Are the Lower 7/1 ARM Rates Worth the Risk?
- You have to weigh the risk and reward of the 7/1 ARM
- While you receive a discounted interest rate for a lengthy seven years
- Perhaps .50% to .625% lower than the 30-year fixed during normal times
- Consider the risk of the rate adjusting higher in year 8 and beyond unless you sell your home or refinance before that time
Now let’s talk about 7/1 ARM rates, which are typically cheaper than the 30-year fixed, but how much depends on the current rate environment.
If you actually plan on staying in your home and paying off your mortgage, you face the possibility of an interest rate reset (higher, or lower) in the future.
And you don’t want to get caught out if mortgage rates surge over the next seven years, especially if you can’t sell your home or don’t want to.
However, if you’re like many Americans, who sell or refinance within seven years, the loan program could make a lot of sense, assuming it’s a good time to sell or refinance rates are attractive at some point over those 84 months.
Just be sure to do the math on both scenarios before committing to either of these loan programs.
Sometimes the rate spread between seven-year ARM rates and the 30-year fixed isn’t that wide.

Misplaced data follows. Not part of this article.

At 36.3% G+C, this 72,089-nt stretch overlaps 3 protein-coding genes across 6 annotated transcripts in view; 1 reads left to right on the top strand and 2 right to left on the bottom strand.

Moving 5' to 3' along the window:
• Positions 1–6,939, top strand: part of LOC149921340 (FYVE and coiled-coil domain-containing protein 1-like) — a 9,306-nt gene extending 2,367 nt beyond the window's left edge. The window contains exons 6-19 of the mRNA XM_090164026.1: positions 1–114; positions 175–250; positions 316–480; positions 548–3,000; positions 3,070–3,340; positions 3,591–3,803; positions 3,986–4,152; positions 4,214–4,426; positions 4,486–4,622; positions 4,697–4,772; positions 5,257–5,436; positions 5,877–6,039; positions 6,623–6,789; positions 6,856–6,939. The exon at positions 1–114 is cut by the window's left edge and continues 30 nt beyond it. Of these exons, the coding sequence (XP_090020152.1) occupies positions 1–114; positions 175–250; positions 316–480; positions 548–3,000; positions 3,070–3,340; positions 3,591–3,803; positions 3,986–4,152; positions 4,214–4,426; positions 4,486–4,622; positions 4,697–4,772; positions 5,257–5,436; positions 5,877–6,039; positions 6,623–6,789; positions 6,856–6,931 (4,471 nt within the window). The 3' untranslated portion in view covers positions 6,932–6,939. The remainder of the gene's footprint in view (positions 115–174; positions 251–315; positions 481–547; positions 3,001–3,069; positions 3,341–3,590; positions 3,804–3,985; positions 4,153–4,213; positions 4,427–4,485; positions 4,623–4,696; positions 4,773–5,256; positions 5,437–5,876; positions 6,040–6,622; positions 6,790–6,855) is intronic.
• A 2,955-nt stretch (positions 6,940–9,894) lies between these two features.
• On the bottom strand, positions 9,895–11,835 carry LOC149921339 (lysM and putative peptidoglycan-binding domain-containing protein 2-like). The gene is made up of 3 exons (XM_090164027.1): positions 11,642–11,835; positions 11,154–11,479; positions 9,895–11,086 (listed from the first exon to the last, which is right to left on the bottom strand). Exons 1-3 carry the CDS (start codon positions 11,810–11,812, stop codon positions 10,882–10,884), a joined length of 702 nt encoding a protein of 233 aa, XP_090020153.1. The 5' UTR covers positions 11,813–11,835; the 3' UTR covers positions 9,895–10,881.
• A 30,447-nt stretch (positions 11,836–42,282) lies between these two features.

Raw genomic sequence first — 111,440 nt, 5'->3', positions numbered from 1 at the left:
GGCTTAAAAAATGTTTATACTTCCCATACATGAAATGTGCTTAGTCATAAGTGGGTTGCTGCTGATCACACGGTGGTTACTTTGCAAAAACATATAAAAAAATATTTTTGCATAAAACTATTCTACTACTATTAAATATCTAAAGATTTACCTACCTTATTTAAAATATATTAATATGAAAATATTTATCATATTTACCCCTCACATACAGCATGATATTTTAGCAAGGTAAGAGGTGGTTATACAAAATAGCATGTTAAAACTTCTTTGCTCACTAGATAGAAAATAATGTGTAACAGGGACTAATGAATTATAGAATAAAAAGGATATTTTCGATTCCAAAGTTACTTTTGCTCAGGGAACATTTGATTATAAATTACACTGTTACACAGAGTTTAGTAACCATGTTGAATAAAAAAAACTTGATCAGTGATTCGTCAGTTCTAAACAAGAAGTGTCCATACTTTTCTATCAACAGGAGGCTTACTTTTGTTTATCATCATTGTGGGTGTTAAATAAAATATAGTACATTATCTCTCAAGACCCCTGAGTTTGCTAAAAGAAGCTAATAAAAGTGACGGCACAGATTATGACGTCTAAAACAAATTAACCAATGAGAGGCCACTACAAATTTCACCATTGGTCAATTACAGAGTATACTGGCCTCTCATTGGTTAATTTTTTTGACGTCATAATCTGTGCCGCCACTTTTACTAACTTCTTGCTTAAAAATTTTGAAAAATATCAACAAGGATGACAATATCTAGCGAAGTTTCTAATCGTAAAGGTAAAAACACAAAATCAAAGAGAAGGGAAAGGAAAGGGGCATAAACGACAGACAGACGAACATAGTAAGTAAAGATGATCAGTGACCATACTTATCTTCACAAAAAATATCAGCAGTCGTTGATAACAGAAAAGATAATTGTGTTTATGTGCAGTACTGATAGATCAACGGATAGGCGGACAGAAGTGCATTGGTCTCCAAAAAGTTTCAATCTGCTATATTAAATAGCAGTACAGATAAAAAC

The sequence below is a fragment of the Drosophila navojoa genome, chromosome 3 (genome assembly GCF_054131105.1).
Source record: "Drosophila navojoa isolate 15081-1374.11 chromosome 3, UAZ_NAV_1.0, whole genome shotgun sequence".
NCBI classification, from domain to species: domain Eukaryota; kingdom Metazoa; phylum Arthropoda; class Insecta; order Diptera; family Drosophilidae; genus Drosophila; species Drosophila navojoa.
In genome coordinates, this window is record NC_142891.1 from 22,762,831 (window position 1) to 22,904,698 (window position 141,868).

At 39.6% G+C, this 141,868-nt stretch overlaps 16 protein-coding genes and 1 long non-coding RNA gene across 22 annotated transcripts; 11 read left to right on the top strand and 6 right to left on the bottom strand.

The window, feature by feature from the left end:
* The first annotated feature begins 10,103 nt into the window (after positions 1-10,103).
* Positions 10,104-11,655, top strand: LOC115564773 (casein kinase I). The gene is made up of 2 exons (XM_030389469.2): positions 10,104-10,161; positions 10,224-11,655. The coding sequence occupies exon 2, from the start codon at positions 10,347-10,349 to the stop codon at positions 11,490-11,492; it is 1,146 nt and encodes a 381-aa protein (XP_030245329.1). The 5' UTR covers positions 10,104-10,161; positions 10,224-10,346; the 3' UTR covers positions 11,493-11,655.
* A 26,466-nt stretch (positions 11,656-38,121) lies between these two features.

At the moment, the spread is beginning to widen, making adjustable-rate mortgages favorable again.
However, you do need to put in more to shop around because ARM rates can vary a lot more from bank to bank than fixed rates.
If you put in the legwork, you may find a bank or lender willing to offer a more substantial discount.
For example, First Republic Bank does most of its volume in ARMs, and could offer a wider spread versus the competition.
Regardless, this spread can and will fluctuate over time, so always take the time to consider that when making a decision between the two loan programs.
Obviously, the upside is diminished and it gets riskier if the two loan programs are pricing similarly.
Make Sure You Can Afford the 7/1 ARM After It Resets
- It might be wise to look at the worst-case scenario
- Which is the maximum interest rate your loan can adjust to
- This ensures you can handle the larger monthly mortgage payments
- Assuming you don’t sell or refinance or are unable to and your rate adjusts significantly higher
Lastly, note that you should be able to afford the fully-indexed rate on a mortgage ARM, should it adjust higher.